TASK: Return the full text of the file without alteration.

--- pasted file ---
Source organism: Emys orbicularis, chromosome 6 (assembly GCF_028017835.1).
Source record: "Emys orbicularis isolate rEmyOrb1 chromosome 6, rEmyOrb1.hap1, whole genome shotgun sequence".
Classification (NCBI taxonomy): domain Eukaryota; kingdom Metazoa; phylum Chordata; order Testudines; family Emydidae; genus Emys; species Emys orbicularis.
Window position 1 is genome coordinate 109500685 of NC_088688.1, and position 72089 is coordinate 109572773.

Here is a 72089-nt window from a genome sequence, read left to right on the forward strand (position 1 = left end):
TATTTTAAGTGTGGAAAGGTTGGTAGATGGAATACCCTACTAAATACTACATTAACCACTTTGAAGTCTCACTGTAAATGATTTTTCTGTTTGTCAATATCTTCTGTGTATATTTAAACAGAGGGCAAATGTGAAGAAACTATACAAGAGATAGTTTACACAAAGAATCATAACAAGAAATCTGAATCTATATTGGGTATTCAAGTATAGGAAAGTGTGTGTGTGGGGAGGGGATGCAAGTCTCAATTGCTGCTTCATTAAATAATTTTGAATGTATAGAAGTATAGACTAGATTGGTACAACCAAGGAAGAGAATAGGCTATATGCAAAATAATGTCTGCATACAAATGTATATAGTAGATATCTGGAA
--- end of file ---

Source organism: Emys orbicularis, chromosome 6 (assembly GCF_028017835.1).
Source record: "Emys orbicularis isolate rEmyOrb1 chromosome 6, rEmyOrb1.hap1, whole genome shotgun sequence".
Classification (NCBI taxonomy): domain Eukaryota; kingdom Metazoa; phylum Chordata; order Testudines; family Emydidae; genus Emys; species Emys orbicularis.
Window position 1 is genome coordinate 109500685 of NC_088688.1, and position 72089 is coordinate 109572773.

Here is a 72089-nt window from a genome sequence, read left to right on the forward strand (position 1 = left end):
TATTTTAAGTGTGGAAAGGTTGGTAGATGGAATACCCTACTAAATACTACATTAACCACTTTGAAGTCTCACTGTAAATGATTTTTCTGTTTGTCAATATCTTCTGTGTATATTTAAACAGAGGGCAAATGTGAAGAAACTATACAAGAGATAGTTTACACAAAGAATCATAACAAGAAATCTGAATCTATATTGGGTATTCAAGTATAGGAAAGTGTGTGTGTGGGGAGGGGATGCAAGTCTCAATTGCTGCTTCATTAAATAATTTTGAATGTATAGAAGTATAGACTAGATTGGTACAACCAAGGAAGAGAATAGGCTATATGCAAAATAATGTCTGCATACAAATGTATATAGTAGATATCTGGAA